Thank you! Your excellent explanation answered questions that have perplexed me for a long time.

What is needed to convince medical schools to teach the critical thinking and evaluation skills you mentioned?

I had a doctor I’m convinced was that person. I dumped him. He wasn’t into woo, though. Is there a correlation between class standing and susceptibility to woo? You’ve got me wondering.

I knew a guy who graduated last in his Medical School class. He flaunts it; bragging that being 96th is still an honor, and he achieved his honor with very little effort. He also told people that in being last he saved someone else having that distinction, probably someone who would be bothered by it.

Holy frick. That’s scary. I had a teaching colleague who bragged about getting a 14 on the ACT. (For those east of the Mississippi, the top score is 36, and 21 is average.) Thank heavens he didn’t go to med school.

Not sure, but I am confident that some doctors see a lot of money if they embrace woo. So there is probably a correlation between greed and woo. I think many of the woo folks don’t actually believe it themselves - they just believe in the power of the cash.

I think you’re right. I’ve tried to tell me anti-vaxx woo acquaintances that there are grifters selling woo and that Big Herba is a real thing, but of course, they refuse to believe me.

Known to his peers as “Dr. Irrelevant”?

Beats me. It’s probably for the same reason that similar badly needed skills aren’t taught starting in grade school - too many competing interests.
You’d think that some rote memorization and other bullshit could be dumped from med schools’ curriculum in favor of these skills for the real world.

I have wistfully wished I had no scruples, because it would be so simple to make a killing selling woo to the gullible. Scary simple. It’s not surprising that so many people have jumped in. Sad, but unsurprising. Damned scruples.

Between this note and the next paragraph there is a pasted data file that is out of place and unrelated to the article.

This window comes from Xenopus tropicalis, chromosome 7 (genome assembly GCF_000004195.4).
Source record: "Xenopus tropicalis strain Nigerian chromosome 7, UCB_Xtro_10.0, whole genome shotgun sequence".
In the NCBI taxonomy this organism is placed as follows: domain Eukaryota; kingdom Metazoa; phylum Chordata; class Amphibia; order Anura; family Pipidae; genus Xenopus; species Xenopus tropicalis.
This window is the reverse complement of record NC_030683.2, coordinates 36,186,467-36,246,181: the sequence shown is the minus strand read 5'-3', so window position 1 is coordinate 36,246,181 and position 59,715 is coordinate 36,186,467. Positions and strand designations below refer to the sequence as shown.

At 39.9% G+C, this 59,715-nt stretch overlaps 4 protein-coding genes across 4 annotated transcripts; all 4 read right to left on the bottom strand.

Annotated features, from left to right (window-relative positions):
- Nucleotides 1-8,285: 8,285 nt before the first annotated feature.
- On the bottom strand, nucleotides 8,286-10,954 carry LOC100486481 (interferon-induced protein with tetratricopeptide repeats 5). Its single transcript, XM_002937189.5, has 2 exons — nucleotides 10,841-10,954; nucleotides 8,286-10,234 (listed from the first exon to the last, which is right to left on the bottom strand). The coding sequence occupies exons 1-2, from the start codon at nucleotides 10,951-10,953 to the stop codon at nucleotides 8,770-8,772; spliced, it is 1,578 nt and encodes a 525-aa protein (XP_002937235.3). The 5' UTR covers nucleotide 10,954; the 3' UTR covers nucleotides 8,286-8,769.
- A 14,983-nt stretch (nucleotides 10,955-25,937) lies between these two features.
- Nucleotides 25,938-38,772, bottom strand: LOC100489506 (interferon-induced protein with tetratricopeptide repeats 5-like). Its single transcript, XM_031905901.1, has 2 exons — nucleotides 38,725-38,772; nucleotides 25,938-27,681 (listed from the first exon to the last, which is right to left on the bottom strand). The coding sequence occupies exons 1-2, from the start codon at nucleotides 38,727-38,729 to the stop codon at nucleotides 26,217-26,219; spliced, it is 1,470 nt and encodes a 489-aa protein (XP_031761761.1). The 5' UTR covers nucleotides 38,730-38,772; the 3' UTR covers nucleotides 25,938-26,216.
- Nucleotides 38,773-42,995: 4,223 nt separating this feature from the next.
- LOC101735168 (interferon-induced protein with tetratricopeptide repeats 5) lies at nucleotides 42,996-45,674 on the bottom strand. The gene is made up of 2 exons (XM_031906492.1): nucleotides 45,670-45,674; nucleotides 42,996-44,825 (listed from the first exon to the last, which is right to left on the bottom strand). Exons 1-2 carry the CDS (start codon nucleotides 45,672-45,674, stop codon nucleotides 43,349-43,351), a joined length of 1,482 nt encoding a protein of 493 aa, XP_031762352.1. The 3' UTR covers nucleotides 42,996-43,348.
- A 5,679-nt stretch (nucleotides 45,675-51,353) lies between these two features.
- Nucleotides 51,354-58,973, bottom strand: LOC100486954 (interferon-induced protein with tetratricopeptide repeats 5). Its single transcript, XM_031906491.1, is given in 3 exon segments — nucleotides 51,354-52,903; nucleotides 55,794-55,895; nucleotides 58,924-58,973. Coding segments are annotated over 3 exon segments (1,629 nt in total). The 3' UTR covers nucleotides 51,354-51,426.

Isn’t there a vaccine against scruples now?

I cannot say, but my ex-wife, a Doctor of Audiology, had a lot of patients asking about ear-candling, to remove earwax. Ear-candling to remove earwax is woo, but so many patients were asking, that she started to wonder about it.

So, she decided to try it. But she did it scientifically: she used her clinic’s video otoscope to make sure she had no wax in her ears, and what little there was, was taken care of by a colleague. So, with ears free of wax, off she went to the ear-candler. Note that the ear-candler did not know that she was an audiologist, and she paid in full for the appointment.

Well, the ear-candler found gobs and gobs of earwax, which she came home with. As she said, “that’s a lot more than can be contained in an adult human’s ear canal,” and when she took it to a lab, it was identified as just plain beeswax. Apparently, the candles are pieces of cloth soaked in melted beeswax before they are formed into a candle shape, where the beeswax solidifies; and the cloth burns while the beeswax melts. End result: no cloth, but plenty of beeswax, which is proudly displayed as the removed earwax. She told all subsequent patients who asked about ear-candling that it was a fraud and a ripoff, and that they should not give their money to charlatans who claim that they can remove earwax through ear-candling.

I don’t know where she finished in her graduating class, but I admired her for using the scientific method to disprove woo, and to inform her patients of her experience and her findings. If more medical professionals adopted her attitude, and read/studied/experienced the science, then fewer would be promoting the woo.

I was just thinking yesterday of that fraud where people are told to eat clay, and then told how the proof all those toxins were removed from their system is that their poop is so clay-ey.